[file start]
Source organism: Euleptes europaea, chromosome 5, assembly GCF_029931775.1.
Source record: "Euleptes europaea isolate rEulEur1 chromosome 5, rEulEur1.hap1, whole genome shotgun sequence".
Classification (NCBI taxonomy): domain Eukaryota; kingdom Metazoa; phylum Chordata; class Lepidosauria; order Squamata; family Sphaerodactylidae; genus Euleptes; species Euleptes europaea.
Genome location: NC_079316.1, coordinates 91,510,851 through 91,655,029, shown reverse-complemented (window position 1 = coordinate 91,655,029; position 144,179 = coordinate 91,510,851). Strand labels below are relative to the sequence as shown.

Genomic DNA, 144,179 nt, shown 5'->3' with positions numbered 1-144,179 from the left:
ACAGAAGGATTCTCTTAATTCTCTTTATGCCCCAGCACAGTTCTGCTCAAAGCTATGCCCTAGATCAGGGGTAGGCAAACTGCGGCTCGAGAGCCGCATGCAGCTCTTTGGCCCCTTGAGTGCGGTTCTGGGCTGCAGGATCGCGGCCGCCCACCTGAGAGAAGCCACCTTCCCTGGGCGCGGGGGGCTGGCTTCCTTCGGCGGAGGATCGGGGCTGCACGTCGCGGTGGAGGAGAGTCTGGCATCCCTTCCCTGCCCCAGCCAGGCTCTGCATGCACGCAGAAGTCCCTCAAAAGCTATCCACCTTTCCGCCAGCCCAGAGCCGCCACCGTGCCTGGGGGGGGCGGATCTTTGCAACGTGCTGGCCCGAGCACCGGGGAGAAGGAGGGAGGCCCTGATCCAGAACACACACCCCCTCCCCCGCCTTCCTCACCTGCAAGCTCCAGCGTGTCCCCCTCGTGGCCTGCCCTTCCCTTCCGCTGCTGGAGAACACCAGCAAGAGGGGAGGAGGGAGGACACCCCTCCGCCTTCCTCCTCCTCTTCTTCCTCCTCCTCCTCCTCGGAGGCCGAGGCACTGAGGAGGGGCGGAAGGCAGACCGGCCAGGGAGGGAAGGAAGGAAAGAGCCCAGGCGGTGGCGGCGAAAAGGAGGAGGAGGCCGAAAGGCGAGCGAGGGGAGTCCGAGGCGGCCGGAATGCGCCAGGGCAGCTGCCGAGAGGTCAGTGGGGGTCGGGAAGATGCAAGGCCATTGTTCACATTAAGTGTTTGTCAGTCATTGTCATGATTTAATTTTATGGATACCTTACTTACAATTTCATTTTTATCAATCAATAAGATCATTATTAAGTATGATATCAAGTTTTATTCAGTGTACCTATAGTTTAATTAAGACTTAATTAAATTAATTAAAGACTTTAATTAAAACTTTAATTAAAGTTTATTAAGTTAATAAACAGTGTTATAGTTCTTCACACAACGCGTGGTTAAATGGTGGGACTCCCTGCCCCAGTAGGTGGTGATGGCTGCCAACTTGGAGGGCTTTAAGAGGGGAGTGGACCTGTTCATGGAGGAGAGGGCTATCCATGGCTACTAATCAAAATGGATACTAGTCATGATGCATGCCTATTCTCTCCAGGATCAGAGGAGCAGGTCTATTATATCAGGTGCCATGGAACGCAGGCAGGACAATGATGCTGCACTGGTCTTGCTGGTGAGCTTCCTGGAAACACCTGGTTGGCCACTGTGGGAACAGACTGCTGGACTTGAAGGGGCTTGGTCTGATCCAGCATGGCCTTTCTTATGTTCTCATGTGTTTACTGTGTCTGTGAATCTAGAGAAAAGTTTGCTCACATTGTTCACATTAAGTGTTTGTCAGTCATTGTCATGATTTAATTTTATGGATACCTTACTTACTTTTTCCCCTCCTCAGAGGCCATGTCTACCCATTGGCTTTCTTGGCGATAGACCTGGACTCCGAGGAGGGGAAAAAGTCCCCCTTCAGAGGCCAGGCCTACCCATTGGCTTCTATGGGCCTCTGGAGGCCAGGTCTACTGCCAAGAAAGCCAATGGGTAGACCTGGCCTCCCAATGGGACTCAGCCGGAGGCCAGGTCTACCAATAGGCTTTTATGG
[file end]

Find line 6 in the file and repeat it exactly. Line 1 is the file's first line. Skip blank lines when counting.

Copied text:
ACAGAAGGATTCTCTTAATTCTCTTTATGCCCCAGCACAGTTCTGCTCAAAGCTATGCCCTAGATCAGGGGTAGGCAAACTGCGGCTCGAGAGCCGCATGCAGCTCTTTGGCCCCTTGAGTGCGGTTCTGGGCTGCAGGATCGCGGCCGCCCACCTGAGAGAAGCCACCTTCCCTGGGCGCGGGGGGCTGGCTTCCTTCGGCGGAGGATCGGGGCTGCACGTCGCGGTGGAGGAGAGTCTGGCATCCCTTCCCTGCCCCAGCCAGGCTCTGCATGCACGCAGAAGTCCCTCAAAAGCTATCCACCTTTCCGCCAGCCCAGAGCCGCCACCGTGCCTGGGGGGGGCGGATCTTTGCAACGTGCTGGCCCGAGCACCGGGGAGAAGGAGGGAGGCCCTGATCCAGAACACACACCCCCTCCCCCGCCTTCCTCACCTGCAAGCTCCAGCGTGTCCCCCTCGTGGCCTGCCCTTCCCTTCCGCTGCTGGAGAACACCAGCAAGAGGGGAGGAGGGAGGACACCCCTCCGCCTTCCTCCTCCTCTTCTTCCTCCTCCTCCTCCTCGGAGGCCGAGGCACTGAGGAGGGGCGGAAGGCAGACCGGCCAGGGAGGGAAGGAAGGAAAGAGCCCAGGCGGTGGCGGCGAAAAGGAGGAGGAGGCCGAAAGGCGAGCGAGGGGAGTCCGAGGCGGCCGGAATGCGCCAGGGCAGCTGCCGAGAGGTCAGTGGGGGTCGGGAAGATGCAAGGCCATTGTTCACATTAAGTGTTTGTCAGTCATTGTCATGATTTAATTTTATGGATACCTTACTTACAATTTCATTTTTATCAATCAATAAGATCATTATTAAGTATGATATCAAGTTTTATTCAGTGTACCTATAGTTTAATTAAGACTTAATTAAATTAATTAAAGACTTTAATTAAAACTTTAATTAAAGTTTATTAAGTTAATAAACAGTGTTATAGTTCTTCACACAACGCGTGGTTAAATGGTGGGACTCCCTGCCCCAGTAGGTGGTGATGGCTGCCAACTTGGAGGGCTTTAAGAGGGGAGTGGACCTGTTCATGGAGGAGAGGGCTATCCATGGCTACTAATCAAAATGGATACTAGTCATGATGCATGCCTATTCTCTCCAGGATCAGAGGAGCAGGTCTATTATATCAGGTGCCATGGAACGCAGGCAGGACAATGATGCTGCACTGGTCTTGCTGGTGAGCTTCCTGGAAACACCTGGTTGGCCACTGTGGGAACAGACTGCTGGACTTGAAGGGGCTTGGTCTGATCCAGCATGGCCTTTCTTATGTTCTCATGTGTTTACTGTGTCTGTGAATCTAGAGAAAAGTTTGCTCACATTGTTCACATTAAGTGTTTGTCAGTCATTGTCATGATTTAATTTTATGGATACCTTACTTACTTTTTCCCCTCCTCAGAGGCCATGTCTACCCATTGGCTTTCTTGGCGATAGACCTGGACTCCGAGGAGGGGAAAAAGTCCCCCTTCAGAGGCCAGGCCTACCCATTGGCTTCTATGGGCCTCTGGAGGCCAGGTCTACTGCCAAGAAAGCCAATGGGTAGACCTGGCCTCCCAATGGGACTCAGCCGGAGGCCAGGTCTACCAATAGGCTTTTATGG